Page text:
Compromise (May 14-17)

Picket lines and picket signs
Don’t punish me with brutality
Talk to me
So you can see
What’s going on

What’s Going On,” Marvin Gaye

Over the next few days, Mathews met with various concerned parties in state and local government as well as the University’s Board of Trustees — but notably with neither of the groups representing the students, that is, the Student-Faculty Coalition & the Student Government Association.

All of these groups, including the students, had their own opinions about how to proceed because all had some stake in the outcome.

May 14 – Pres. Mathews & City Officials

In the wee hours of Thursday morning, Tuscaloosa mayor Snow Hinton and city commissioner Hilliard Fletcher came to campus to speak to Mathews and to the student leaders.

Later that morning, Mathews put a 9 p.m. curfew in place and banned all student assemblies. He spent much of the day talking with students in dorms and fraternity and sorority houses.

May 15 – Pres. Mathews & the Governor

Governor Albert Brewer, a 41-year-old Progressive Democrat and University alum, came to campus to discuss the situation with Mathews on Friday. At that point, things were quiet.

That day, Mathews publicly praised the students for keeping to the curfew. But he also urged anyone who was relatively local to go home for the weekend, thus hoping to clear the campus somewhat.

That night, Brewer went on statewide television to speak out against lawless behavior on campuses.

(May 16 – The Student Government Association)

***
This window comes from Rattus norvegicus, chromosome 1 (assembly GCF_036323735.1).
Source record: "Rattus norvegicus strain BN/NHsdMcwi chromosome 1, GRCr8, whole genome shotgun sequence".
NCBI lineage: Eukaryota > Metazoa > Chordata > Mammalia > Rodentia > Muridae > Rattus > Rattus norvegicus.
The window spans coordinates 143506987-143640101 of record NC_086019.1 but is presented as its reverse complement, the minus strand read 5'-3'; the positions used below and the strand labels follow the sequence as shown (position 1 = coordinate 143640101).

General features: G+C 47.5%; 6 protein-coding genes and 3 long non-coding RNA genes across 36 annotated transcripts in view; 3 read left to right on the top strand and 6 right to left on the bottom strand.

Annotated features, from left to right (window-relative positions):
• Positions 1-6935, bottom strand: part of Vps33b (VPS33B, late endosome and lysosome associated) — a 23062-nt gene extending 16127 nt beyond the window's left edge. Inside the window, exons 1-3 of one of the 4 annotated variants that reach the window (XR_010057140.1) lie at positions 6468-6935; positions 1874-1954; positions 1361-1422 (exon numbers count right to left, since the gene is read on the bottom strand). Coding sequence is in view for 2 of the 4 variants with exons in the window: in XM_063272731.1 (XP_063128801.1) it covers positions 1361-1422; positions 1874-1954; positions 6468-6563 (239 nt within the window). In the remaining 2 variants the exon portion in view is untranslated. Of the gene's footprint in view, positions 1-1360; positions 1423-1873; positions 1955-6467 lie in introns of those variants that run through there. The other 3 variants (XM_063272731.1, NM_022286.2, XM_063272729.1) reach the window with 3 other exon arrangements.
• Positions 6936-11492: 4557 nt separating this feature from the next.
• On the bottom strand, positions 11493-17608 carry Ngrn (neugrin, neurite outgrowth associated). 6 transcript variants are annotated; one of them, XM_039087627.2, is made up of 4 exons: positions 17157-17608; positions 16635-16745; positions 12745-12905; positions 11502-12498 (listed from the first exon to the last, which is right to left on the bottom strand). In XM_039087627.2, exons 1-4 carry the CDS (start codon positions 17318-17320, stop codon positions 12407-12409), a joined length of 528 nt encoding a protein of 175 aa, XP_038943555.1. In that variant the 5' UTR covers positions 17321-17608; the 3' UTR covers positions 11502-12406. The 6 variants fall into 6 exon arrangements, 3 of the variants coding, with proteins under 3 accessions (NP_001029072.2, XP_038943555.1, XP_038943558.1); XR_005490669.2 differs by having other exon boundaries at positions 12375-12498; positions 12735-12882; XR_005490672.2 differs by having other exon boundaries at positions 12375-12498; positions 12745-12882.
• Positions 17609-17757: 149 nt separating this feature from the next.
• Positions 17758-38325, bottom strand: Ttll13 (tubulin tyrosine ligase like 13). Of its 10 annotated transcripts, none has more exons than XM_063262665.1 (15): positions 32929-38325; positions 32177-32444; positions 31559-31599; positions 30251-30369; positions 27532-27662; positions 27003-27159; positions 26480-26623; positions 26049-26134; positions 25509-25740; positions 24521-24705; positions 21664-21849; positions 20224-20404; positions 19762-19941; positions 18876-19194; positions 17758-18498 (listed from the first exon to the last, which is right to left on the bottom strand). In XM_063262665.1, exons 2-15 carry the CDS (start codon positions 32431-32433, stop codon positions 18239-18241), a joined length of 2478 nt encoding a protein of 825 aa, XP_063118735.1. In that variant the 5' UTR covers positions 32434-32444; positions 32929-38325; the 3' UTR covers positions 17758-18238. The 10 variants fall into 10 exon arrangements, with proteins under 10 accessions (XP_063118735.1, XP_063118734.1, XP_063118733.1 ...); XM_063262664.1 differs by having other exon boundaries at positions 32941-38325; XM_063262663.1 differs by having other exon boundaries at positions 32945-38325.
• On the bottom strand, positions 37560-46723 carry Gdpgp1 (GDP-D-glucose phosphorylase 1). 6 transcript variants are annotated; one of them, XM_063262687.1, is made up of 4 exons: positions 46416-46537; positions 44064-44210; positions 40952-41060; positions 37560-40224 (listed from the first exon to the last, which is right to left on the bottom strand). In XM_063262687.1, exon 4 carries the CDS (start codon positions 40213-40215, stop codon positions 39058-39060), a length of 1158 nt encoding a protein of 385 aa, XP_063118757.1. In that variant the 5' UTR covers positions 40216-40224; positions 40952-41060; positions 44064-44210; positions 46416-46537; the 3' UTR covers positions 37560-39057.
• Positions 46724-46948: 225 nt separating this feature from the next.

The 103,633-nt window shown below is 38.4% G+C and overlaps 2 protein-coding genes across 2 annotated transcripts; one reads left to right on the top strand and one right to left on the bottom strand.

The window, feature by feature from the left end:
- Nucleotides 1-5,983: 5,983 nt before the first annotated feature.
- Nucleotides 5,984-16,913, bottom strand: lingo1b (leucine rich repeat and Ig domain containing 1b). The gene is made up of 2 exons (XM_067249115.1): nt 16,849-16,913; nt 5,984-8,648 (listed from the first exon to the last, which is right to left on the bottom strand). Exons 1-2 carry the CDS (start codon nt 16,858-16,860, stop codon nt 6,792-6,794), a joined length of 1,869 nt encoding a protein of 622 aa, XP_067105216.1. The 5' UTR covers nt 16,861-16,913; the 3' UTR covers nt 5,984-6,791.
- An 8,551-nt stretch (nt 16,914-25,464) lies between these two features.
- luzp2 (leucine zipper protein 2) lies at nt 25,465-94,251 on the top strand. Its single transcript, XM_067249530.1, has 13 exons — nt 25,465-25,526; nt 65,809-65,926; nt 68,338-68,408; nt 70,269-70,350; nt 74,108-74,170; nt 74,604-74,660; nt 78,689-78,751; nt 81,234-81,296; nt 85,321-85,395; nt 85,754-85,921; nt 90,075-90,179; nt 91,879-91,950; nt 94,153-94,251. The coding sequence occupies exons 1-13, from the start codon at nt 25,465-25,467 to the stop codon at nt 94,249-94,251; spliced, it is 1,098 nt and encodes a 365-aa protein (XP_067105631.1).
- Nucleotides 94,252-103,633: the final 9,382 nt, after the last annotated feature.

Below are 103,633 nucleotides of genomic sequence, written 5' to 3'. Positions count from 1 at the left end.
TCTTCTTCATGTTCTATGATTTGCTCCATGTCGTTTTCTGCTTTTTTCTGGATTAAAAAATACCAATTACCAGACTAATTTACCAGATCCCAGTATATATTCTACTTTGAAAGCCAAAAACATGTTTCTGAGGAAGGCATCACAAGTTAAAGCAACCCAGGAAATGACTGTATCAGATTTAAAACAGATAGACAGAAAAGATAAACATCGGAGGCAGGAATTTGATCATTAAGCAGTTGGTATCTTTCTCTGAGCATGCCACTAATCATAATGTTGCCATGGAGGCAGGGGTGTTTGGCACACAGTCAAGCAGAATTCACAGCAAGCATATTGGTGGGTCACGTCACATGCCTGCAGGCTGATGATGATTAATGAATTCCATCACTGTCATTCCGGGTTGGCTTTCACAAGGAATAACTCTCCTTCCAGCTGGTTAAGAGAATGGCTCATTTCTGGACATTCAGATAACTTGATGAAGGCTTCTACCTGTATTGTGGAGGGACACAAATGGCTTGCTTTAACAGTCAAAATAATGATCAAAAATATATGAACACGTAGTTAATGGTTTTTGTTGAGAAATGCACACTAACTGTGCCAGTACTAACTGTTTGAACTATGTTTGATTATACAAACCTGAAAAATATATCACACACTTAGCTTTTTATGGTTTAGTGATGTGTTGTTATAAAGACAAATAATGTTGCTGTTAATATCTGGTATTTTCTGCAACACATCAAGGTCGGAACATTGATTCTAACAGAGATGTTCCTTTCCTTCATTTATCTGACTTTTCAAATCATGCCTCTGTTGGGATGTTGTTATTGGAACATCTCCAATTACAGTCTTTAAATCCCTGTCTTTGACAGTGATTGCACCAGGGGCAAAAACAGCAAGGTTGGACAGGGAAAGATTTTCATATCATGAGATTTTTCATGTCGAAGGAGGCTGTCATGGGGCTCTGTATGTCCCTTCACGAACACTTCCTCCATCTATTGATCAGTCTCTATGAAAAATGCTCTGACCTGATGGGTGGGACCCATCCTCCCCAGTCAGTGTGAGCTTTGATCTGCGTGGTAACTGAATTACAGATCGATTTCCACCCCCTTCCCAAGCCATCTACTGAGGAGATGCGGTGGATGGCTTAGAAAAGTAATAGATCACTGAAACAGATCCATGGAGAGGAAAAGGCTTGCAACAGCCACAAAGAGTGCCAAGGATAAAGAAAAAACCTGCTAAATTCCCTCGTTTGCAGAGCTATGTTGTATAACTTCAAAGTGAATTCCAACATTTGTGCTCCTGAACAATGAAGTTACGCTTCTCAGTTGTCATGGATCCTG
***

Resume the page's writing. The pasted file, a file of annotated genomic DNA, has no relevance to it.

While Mathews was worried about keeping the support of the governor’s office and the city, the Student Government Association was drafting a statement about the continued police presence on campus.

They asked that Tuscaloosa police be turned out of campus and that University police stop dressing for a presumed riot, wearing helmets and carrying nightsticks. On the other hand, they thanked Brewer for sending the state troopers and asked them to be kept nearby, in case they were needed.

May 17 – Pres. Mathews & the Trustees

Mathews met with the University’s Board of Trustees on Sunday, in order to describe what happened in more detail and explain how he wanted to approach future investigation of the incident and discipline of the perpetrators. They unanimously approved of his handling of the situation. 

The climate on campus seemed to be cooling, but another public demonstration planned for Monday evening could only be seen as a potential problem.


“What’s Going on,” performed by Marvin Gaye and written by Al Cleveland, Renaldo Benson, and Gaye, was recorded June 1970 and released as a single in January 1971 then later on What’s Going On


  • Earl H. Tilford, “May 1970: Days of Rage and Reason,” Turning the Tide: The University of Alabama in the 1960s, Tuscaloosa: The University of Alabama Press, 2014, pgs 190-208.